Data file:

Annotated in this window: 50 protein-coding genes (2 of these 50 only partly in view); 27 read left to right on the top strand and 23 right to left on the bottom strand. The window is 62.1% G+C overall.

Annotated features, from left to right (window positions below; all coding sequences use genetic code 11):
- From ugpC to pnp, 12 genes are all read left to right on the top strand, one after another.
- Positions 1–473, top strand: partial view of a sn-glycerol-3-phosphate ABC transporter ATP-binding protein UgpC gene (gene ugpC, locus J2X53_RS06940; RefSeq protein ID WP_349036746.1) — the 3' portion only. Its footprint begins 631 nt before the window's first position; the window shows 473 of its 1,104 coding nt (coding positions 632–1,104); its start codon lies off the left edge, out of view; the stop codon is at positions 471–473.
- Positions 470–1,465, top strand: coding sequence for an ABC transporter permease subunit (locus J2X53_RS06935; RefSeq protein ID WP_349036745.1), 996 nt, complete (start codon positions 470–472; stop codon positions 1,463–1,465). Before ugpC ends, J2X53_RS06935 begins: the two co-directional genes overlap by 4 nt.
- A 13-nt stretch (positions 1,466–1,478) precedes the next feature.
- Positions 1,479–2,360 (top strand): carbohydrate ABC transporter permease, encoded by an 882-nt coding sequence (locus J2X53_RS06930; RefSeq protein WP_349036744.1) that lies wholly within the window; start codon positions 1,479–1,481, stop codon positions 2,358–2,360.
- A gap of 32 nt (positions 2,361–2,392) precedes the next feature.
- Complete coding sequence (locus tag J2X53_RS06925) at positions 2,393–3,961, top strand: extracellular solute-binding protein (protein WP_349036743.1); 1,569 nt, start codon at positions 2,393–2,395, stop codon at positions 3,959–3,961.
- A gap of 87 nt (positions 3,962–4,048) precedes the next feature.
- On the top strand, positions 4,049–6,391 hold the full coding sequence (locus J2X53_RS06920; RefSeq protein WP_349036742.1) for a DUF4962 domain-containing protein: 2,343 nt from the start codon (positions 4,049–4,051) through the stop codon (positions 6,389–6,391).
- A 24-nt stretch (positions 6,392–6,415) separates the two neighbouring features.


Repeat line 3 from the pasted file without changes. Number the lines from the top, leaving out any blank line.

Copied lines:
- From ugpC to pnp, 12 genes are all read left to right on the top strand, one after another.